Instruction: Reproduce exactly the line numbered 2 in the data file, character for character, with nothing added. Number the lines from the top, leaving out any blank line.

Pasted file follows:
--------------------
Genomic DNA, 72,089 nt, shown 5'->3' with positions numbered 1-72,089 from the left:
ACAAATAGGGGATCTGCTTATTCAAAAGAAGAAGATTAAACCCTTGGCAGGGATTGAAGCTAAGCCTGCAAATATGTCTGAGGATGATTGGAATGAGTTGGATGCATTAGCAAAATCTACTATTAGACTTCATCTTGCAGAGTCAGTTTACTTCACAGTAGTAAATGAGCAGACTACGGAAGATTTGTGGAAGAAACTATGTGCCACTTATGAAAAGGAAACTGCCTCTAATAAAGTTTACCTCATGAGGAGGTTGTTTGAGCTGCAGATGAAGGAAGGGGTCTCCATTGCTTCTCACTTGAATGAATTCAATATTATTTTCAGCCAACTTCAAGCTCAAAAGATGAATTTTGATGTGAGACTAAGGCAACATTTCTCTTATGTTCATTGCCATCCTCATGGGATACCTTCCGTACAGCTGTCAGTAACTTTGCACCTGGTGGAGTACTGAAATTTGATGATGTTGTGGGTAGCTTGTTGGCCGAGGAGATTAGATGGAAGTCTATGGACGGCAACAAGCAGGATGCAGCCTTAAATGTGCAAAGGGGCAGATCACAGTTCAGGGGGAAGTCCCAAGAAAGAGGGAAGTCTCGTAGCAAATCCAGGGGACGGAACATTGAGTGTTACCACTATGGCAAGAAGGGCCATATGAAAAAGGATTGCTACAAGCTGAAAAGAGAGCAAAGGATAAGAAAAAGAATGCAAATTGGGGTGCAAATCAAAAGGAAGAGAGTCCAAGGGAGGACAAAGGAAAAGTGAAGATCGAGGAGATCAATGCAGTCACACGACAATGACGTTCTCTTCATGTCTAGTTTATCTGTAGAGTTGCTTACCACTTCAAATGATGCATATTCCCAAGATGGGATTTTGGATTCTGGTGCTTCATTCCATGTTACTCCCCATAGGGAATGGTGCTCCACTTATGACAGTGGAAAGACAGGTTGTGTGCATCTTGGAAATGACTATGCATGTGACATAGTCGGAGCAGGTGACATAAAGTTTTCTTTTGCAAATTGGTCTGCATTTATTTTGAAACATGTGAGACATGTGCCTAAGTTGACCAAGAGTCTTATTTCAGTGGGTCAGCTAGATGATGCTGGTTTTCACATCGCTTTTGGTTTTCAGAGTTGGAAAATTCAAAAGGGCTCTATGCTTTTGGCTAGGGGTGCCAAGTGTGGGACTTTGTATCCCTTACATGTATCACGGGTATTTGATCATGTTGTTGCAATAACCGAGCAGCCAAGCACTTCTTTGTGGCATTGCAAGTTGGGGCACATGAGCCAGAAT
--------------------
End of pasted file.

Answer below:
ACAAATAGGGGATCTGCTTATTCAAAAGAAGAAGATTAAACCCTTGGCAGGGATTGAAGCTAAGCCTGCAAATATGTCTGAGGATGATTGGAATGAGTTGGATGCATTAGCAAAATCTACTATTAGACTTCATCTTGCAGAGTCAGTTTACTTCACAGTAGTAAATGAGCAGACTACGGAAGATTTGTGGAAGAAACTATGTGCCACTTATGAAAAGGAAACTGCCTCTAATAAAGTTTACCTCATGAGGAGGTTGTTTGAGCTGCAGATGAAGGAAGGGGTCTCCATTGCTTCTCACTTGAATGAATTCAATATTATTTTCAGCCAACTTCAAGCTCAAAAGATGAATTTTGATGTGAGACTAAGGCAACATTTCTCTTATGTTCATTGCCATCCTCATGGGATACCTTCCGTACAGCTGTCAGTAACTTTGCACCTGGTGGAGTACTGAAATTTGATGATGTTGTGGGTAGCTTGTTGGCCGAGGAGATTAGATGGAAGTCTATGGACGGCAACAAGCAGGATGCAGCCTTAAATGTGCAAAGGGGCAGATCACAGTTCAGGGGGAAGTCCCAAGAAAGAGGGAAGTCTCGTAGCAAATCCAGGGGACGGAACATTGAGTGTTACCACTATGGCAAGAAGGGCCATATGAAAAAGGATTGCTACAAGCTGAAAAGAGAGCAAAGGATAAGAAAAAGAATGCAAATTGGGGTGCAAATCAAAAGGAAGAGAGTCCAAGGGAGGACAAAGGAAAAGTGAAGATCGAGGAGATCAATGCAGTCACACGACAATGACGTTCTCTTCATGTCTAGTTTATCTGTAGAGTTGCTTACCACTTCAAATGATGCATATTCCCAAGATGGGATTTTGGATTCTGGTGCTTCATTCCATGTTACTCCCCATAGGGAATGGTGCTCCACTTATGACAGTGGAAAGACAGGTTGTGTGCATCTTGGAAATGACTATGCATGTGACATAGTCGGAGCAGGTGACATAAAGTTTTCTTTTGCAAATTGGTCTGCATTTATTTTGAAACATGTGAGACATGTGCCTAAGTTGACCAAGAGTCTTATTTCAGTGGGTCAGCTAGATGATGCTGGTTTTCACATCGCTTTTGGTTTTCAGAGTTGGAAAATTCAAAAGGGCTCTATGCTTTTGGCTAGGGGTGCCAAGTGTGGGACTTTGTATCCCTTACATGTATCACGGGTATTTGATCATGTTGTTGCAATAACCGAGCAGCCAAGCACTTCTTTGTGGCATTGCAAGTTGGGGCACATGAGCCAGAAT